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Israel and Sudan have finalized the language of a peace deal to be signed “later this year,” Israeli Foreign Minister Eli Cohen said Thursday.
Cohen, who returned to Tel Aviv from a visit to Khartoum, the capital of Sudan, said the visit had been made with the consent of the United States, stating that “a signing ceremony will take place in Washington after the transfer of power in Sudan to the United States. It is planned,” he said. A civilian government to be established as part of the country’s ongoing transition process. ”
Cohen emphasized the symbolism of the peace deal between Israel and Khartoum when he announced the breakthrough.
“Khartoum, the capital of Sudan, is remembered in Israel as the city where the Arab nations made their historic ‘three no’ decisions. No peace with Israel, no negotiation with Israel, no recognition of Israel. We are building a new reality with the Sudanese. There, the “three nos” become the “three yeses”. For negotiations between Israel and Sudan, for recognition of Israel, for peace between nations and peoples. ” He said.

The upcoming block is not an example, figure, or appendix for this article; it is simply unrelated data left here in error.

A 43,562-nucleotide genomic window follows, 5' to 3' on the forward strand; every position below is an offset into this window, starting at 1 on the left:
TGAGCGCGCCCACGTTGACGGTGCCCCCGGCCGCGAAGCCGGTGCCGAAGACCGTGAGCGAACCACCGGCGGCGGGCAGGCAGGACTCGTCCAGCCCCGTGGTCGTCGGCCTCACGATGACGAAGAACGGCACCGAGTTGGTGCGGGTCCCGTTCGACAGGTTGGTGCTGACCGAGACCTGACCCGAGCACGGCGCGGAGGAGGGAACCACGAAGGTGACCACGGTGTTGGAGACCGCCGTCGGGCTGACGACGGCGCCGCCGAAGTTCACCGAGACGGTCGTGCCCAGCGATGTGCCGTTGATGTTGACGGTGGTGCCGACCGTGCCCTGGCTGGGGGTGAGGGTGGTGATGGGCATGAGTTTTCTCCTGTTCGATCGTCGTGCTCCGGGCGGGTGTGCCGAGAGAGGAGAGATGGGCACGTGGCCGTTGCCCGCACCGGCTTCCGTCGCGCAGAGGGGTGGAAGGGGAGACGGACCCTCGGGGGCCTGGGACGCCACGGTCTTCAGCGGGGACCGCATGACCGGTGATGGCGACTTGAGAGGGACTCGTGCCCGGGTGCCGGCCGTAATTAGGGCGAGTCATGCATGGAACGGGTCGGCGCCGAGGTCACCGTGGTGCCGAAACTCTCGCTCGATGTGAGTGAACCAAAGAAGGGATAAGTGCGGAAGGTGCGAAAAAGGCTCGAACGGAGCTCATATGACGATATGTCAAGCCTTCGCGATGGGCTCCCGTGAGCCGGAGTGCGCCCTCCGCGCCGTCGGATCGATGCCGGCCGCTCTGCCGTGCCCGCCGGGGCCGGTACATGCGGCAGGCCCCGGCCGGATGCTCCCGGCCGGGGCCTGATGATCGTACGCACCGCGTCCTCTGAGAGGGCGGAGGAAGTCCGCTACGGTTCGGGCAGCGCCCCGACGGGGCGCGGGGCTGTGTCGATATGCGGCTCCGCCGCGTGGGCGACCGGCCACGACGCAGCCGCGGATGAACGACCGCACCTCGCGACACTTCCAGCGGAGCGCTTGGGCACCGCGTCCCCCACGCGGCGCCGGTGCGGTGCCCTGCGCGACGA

Sudan was part of the first Abrahamic Accords normalization deal between Israel and the UAE, Bahrain and Morocco, brokered by the administration of former US President Donald Trump. But after a military coup in Sudan in October 2021, the final stages of the process with Khartoum stalled.
During his visit, Cohen met with senior officials with the leader of Sudan’s ruling Sovereignty Council, General Abdel Fattah al-Burhan, to discuss steps towards signing a peace deal between Israel and Sudan in the near future. Ministry of Foreign Affairs announced.
He said at a news conference on Thursday that his visit to Sudan “had laid the foundation for a historic peace deal with the strategic Arab and Islamic country. A peace deal between Israel and Sudan will promote stability in the region.” and will contribute to Israeli national security.”
He said the signing “will serve as an opportunity to establish relations with other countries in Africa and to strengthen existing relations with African countries. It is of common interest to us.”